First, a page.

Lessons LearnedMaximizing Returns with Digital Media
About This Booklet FIVE Key Lessons LearnedWhile advertising has evolved tremendously with the advent 1 Clicks worst best an incomplete metricof new digital technologies, its goal today is much the same are atas it has always been—to elicit feelings, emotions, perceptions and at a misleading one.and actions that ultimately build brand loyalty and increasesales. Finding ways to do this in the most efficient manneris vital, and being able to quantify a return on marketinginvestment is a must. 2 Cookiein media planning, potential to create havoc deletion has the execution and campaign evaluation.As digital advertising continues to grow in both importance andsophistication, so does the need for guiding principles abouthow to get the most out of this medium. Through comScore’s 3 Digital campaigns have the ability to build brands and lift e-commerce and retailextensive research in the digital advertising space, we’ve sales, and as in traditional TV advertising,identified Five Key Lessons Learned, which help to shed light creative plays a critical role.on the current state of the industry and guide marketers downa path toward more effective planning, stronger evaluation andoverall improved results. 4 The ability of content to engage consumers can amplify the effect of an ad placed within the content. 5 media-placementfrom a variety is important When selecting strategies, it of to consider the relative costs and benefits of each.
A click means nothing. A click earnsno revenue and creates no brand equity. Your onlineadvertising has some goal, and it’s surely notto generate clicks. Regardless of whether they clickedan ad or not, the key is to determine how thatad unit influenced consumers to think, feel or dosomething they wouldn’t have done otherwise.John LowellSVP / Director, Research & AnalyticsStarcom USA 1. Clicks are at best an incomplete metric and at worst a misleading one
THERE ARE SEVERAL REASONS WHY‘THE CLICK’ IS NOT AN APPROPRIATE MEASURE This phenomenon of low click-through ratesOF ONLINE ADVERTISING EFFECTIVENESS is not observed in isolation. It’s something we see around the globe and in nearly every vertical industry.Perhaps most notably is the fact thatso few people actually click on any ads. Click-Through Rates* by Vertical Industry84% 0.06% 0.07% 0.08% 0.09% 0.10% 0.15% Financial Telecom Travel CPG/Retail/ Tech/Media/ Auto Services Wellness Entertainmentof all U.S. Internet usersdo not click on any adsin a given month Click-Through Rates** by Region 84% 0.05% Finland 0.07% Australia 0.07% UK 0.08% Sweden 0.09% Canada 0.10% USA non- CLICKERSAND There are 16%50% fewer CLICKERS 0.11% 0.12% 0.14% 0.17% 0.19% 0.30%clickers NOW Germany Switzerland Netherlands Greece Singapore Malaysiathan in July 2007. Source: DoubleClick for Advertisers, January to December 2009 *Click-through rates on individual ad campaigns by industry vertical for DoubleClick rich-media formats only; U.S. advertisers.Source: comScore Custom Analysis, March 2009 & July 2007 **Click-through rates across static image, flash & rich media formats; a cross-section of regions.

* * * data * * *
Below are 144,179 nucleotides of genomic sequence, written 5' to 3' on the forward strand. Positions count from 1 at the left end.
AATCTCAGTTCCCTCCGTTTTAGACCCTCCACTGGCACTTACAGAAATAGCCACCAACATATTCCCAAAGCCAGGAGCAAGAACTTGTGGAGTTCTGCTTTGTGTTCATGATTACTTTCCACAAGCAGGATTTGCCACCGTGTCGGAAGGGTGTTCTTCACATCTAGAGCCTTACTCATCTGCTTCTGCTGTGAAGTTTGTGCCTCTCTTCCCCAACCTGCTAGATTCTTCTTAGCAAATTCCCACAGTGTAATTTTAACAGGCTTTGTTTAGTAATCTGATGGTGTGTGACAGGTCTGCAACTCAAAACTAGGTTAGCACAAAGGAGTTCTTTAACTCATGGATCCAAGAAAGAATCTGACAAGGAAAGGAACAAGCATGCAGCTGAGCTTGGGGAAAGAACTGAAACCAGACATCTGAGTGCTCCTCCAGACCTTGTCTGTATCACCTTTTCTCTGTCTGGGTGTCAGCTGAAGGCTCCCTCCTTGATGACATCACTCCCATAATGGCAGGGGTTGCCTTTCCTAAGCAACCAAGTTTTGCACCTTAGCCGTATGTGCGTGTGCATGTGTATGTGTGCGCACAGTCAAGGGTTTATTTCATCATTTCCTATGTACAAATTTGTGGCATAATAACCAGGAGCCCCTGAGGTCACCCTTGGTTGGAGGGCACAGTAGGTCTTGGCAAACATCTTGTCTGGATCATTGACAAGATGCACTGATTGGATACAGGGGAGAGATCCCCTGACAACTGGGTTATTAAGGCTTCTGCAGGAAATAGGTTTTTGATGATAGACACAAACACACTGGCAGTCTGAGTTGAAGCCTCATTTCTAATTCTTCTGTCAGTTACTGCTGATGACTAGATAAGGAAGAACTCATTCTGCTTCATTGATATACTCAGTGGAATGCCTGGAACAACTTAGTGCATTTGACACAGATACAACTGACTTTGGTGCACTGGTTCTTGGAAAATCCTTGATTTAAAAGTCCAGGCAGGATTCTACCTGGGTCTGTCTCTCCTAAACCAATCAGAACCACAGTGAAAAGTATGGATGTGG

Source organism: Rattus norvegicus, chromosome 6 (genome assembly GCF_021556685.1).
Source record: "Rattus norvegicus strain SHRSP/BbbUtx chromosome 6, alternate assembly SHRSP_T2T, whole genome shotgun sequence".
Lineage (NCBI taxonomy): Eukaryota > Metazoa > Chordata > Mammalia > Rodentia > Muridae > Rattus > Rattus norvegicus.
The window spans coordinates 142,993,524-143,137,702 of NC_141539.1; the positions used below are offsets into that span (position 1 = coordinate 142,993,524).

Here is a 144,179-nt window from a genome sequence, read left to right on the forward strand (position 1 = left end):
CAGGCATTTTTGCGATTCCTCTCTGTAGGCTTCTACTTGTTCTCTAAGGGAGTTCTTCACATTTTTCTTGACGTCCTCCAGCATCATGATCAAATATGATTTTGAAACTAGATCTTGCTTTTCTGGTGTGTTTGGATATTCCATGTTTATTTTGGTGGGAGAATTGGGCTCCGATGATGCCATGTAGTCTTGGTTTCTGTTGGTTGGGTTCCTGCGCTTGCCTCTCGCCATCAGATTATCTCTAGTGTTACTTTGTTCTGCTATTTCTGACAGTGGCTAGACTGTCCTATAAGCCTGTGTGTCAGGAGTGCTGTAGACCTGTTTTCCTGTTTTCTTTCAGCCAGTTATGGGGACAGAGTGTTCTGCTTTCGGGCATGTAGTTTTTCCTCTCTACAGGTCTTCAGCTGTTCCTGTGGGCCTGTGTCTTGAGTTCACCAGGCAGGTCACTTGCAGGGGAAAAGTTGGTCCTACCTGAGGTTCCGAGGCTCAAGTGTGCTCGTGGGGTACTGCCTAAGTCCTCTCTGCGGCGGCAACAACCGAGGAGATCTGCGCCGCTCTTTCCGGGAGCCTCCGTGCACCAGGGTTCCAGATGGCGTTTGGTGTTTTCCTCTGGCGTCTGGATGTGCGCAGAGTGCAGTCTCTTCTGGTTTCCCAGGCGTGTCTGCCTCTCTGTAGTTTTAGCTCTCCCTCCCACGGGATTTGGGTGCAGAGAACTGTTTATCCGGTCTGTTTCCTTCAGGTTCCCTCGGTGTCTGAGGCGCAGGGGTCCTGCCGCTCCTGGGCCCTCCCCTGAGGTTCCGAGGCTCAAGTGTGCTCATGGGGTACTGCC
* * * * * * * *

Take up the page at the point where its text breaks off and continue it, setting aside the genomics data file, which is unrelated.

I spend a lot of time fighting againstmedia metrics that don’t matter.kate sirkinevp global research directorstarcom mediavest group 2. Cookie deletion has the potential to create havoc in media planning, execution and campaign evaluation
COOKIE-BASED MEASUREMENT AND COOKIES MEASURE COMPUTERS, NOT PEOPLETARGETING APPROACHES OFTEN RESULT IN Due to cookie-based targeting, it’s difficult to ensure theINACCURATE MEDIA PLANNING, execution correct person is actually being served an ad. Also, becauseAND CAMPAIGN EVALUATION the demographic data in cookies comes from a variety of sources – such as registration data, modeled demos based on content consumption and estimations by zip code – the qualityWhy is cookie-based measurement sub-optimal? of cookie data varies, meaning the results do too. For these reasons, campaign delivery often misses its target.HIGH COOKIE DELETION RATES In the below example, the advertiser’s target was women aged30% of all U.S. and 24% of all EU Internet users delete their 35-54 years old. However, post-campaign evaluation using thecookies in a month, and they do so an average of 4 to 6 times comScore panel showed the majority of exposed consumersa month. Deletion rates for 1st party (i.e. website) and 3rd party were outside of the target audience.(i.e. ad server) cookies are similar. Cookie deletion can result Percent Composition of Exposed Audiencein 2.5X overstatement in unique visitors to a website, and asimilar overstatement of reach and understatement of frequencyin ad campaigns. 20.6% (age 15-24) 22.4% (age 25-34) 40% 60% 25.3% (age 35-44) 17.3% (age 45-54) 14.4% (age 55+)A One-Week Snapshot cookie A cookie B cookie C 40% of exposed Only 43% of females exposed to the consumers were men campaign met the targeted age group DAY 1 DAY 7 A COOKIE CAN’T TELL THE DIFFERENCE Because of multiple users on a computer, you might intend to reach cookie cookie a 35-year-old woman with your ad when it is actually being served to her deleted deleted 45-year-old husband or 18-year-old daughter who is using her computer.The site reads THREE distinct cookies, which meansthis ONE visitor is counted THREE times. ? ?Source: comScore Custom Analysis, April 2010 Source: comScore Custom Analysis, April 2010